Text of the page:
[SOLVED] how does the np.index_exp[] work in the 3D voxel / volumetric plot with rgb colors example

Issue

I am reading the example: https://matplotlib.org/stable/gallery/mplot3d/voxels_rgb.html#sphx-glr-gallery-mplot3d-voxels-rgb-py about creating a 3d sphere.
But I don’t understand how the indexing works in the example. Can any one help me to understand. Thanks

> def midpoints(x):
> sl = ()
> for i in range(x.ndim):
>>    x = (x[sl + np.index_exp[:-1]] + x[sl + np.index_exp[1:]])
>>    sl += np.index_exp[:]
>>    print(np.index_exp[:-1])
>>    print(x[np.index_exp[:-1]])
I know the "index_exp[:-1]" returns (slice(None,None,-1),) and "x[index_exp[:-1]]" will give result like this:
[[[0 0 0],
  [0 0 0],
  [0 0 0]],
[[1 1 1],
  [1 1 1],
  [1 1 1]]]

But I don't understand how the ```x[index_exp[:-1]]``` in the for loop only shows:
[[[1 1 1],
  [1 1 1],
  [1 1 1]]]

Solution

In the example, x, is one of the (17,17,17) arrays produced by

In [208]: r, g, b = np.indices((17, 17, 17)) / 16.0
     ...: rc = midpoints(r)
     ...: gc = midpoints(g)
     ...: bc = midpoints(b)

indices is like meshgrid and mgrid, creating grid arrays.

I haven’t used np.index_exp, but I see it’s the same as np.s_, except it always returns a tuple

In [225]: x = r.copy()
In [226]: ()+np.index_exp[:-1]    # so this tuple can joined with sl
Out[226]: (slice(None, -1, None),)
In [227]: x[()+np.index_exp[:-1]].shape
Out[227]: (16, 17, 17)
In [228]: x[:-1].shape
Out[228]: (16, 17, 17)

so

x = (x[sl + np.index_exp[:-1]] + x[sl + np.index_exp[1:]])/2.0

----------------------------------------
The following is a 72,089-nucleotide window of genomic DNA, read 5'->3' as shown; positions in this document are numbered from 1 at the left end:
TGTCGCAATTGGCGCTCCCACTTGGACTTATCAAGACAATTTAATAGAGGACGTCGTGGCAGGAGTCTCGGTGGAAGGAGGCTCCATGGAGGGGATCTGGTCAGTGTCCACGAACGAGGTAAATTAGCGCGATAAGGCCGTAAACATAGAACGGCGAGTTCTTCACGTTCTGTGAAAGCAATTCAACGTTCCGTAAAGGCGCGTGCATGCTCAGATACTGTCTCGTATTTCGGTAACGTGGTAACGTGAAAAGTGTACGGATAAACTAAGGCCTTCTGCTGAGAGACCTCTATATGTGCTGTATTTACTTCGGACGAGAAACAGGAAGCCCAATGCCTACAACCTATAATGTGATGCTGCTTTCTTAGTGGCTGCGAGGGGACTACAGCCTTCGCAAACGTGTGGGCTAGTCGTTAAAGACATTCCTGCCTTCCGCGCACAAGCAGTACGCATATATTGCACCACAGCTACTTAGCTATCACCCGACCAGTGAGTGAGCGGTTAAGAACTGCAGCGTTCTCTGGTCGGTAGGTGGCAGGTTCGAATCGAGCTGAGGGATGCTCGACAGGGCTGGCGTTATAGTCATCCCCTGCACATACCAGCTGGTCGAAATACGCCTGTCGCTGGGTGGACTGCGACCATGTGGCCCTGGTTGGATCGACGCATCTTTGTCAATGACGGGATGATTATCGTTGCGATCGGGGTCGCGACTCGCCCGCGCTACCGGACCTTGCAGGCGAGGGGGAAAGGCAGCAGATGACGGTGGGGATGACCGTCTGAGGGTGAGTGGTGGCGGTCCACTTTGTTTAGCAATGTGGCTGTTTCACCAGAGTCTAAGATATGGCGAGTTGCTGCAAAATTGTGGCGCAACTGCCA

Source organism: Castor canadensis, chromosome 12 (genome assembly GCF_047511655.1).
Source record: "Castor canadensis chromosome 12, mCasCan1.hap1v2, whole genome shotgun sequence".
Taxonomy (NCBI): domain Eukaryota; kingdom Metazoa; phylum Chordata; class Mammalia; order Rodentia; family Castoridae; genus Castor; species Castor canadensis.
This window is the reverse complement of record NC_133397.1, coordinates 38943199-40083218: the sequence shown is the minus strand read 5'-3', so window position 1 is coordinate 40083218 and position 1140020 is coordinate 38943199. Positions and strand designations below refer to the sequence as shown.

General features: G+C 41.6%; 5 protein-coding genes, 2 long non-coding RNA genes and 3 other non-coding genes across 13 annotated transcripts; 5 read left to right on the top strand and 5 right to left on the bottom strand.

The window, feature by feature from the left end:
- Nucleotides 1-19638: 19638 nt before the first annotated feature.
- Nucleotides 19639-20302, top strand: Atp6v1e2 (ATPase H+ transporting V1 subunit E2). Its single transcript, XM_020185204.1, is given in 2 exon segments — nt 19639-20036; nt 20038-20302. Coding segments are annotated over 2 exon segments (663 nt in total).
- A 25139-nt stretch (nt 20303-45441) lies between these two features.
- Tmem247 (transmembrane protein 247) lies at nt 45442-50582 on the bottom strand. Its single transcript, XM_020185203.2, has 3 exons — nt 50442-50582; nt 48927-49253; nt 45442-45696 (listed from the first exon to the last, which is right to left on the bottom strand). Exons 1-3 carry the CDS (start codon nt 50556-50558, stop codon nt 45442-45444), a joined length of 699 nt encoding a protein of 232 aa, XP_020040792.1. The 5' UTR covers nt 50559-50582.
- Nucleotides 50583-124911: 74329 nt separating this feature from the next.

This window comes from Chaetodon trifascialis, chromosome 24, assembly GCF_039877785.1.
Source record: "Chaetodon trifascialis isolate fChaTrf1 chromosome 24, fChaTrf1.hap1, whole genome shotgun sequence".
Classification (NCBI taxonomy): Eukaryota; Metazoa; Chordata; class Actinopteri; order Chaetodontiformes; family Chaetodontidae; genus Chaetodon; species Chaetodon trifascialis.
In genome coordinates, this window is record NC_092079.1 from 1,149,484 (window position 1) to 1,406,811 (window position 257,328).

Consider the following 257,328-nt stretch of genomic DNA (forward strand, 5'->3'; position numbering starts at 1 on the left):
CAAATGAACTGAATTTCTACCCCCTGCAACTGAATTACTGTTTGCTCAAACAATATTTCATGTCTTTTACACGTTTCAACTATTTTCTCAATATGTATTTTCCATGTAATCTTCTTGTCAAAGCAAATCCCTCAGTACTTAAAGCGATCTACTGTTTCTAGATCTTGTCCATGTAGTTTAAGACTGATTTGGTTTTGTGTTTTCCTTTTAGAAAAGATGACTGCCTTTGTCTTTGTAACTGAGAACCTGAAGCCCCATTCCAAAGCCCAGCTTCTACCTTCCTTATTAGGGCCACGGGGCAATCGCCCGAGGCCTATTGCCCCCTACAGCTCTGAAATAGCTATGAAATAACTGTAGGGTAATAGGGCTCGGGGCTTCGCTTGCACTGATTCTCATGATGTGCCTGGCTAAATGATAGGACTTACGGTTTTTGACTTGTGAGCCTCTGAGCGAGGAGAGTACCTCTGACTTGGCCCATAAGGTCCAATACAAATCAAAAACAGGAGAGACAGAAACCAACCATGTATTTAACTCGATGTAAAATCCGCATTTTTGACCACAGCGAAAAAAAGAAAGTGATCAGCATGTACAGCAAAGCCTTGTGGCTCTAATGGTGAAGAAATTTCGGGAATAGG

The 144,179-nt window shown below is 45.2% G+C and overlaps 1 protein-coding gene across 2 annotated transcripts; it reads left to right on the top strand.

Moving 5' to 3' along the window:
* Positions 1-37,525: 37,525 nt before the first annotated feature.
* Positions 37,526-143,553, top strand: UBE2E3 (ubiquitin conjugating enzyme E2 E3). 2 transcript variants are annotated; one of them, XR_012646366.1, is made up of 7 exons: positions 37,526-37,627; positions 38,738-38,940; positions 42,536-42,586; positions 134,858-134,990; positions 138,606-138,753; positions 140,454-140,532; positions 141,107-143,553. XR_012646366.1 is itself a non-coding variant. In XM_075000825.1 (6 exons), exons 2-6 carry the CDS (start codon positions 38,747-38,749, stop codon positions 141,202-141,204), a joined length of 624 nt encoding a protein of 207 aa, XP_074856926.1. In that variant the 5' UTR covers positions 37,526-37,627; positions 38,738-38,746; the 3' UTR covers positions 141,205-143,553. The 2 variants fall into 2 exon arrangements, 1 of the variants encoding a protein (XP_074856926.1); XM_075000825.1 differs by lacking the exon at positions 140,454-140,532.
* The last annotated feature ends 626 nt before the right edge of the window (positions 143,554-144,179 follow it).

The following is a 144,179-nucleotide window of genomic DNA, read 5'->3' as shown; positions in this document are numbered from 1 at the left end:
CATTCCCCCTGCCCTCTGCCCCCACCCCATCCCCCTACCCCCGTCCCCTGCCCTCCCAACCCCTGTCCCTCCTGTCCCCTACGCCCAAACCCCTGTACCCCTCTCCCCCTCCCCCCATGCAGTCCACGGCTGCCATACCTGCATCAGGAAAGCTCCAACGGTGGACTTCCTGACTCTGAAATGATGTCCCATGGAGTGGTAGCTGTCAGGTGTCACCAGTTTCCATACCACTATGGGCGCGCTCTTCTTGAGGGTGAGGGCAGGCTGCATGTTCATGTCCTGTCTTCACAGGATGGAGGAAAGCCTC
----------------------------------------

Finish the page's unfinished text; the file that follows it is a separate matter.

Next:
for the initial sl, this is

x = (x[:-1] + x[1:])/2.0

x[1:]-x[:-1] is widely used to take the difference between adjacent elements, np.diff. Here it just acts on the first dimension (of 3). So this is just the mean of adjacent points. Note both x[:-1] and x[1:] are (16,17,17) arrays.

The next bit just adds a [:] slice to sl:

In [230]: sl += np.index_exp[:]
In [231]: sl
Out[231]: (slice(None, None, None),)
In [232]: sl + np.index_exp[:-1]
Out[232]: (slice(None, None, None), slice(None, -1, None))

So this is doing

 x[:, :-1]     # which should be a (17,16,17) array

and the next iteration x[:,:, :-1] # (17,17,16)

This r varies only in the first dimension, so can compare its values with the midpoints with:

In [249]: r1 = midpoints(r)
In [250]: r[:5,0,0]
Out[250]: array([0.    , 0.0625, 0.125 , 0.1875, 0.25  ])
In [251]: r1[:4,0,0]
Out[251]: array([0.03125, 0.09375, 0.15625, 0.21875])

So the use index_exp just allows them to write the (x[:-1]+x[1:])/2 averaging in a general way that applies to all 3 dimensions the r, g.b arraus/

Answered By – hpaulj

Answer Checked By – Clifford M. (BugsFixing Volunteer)

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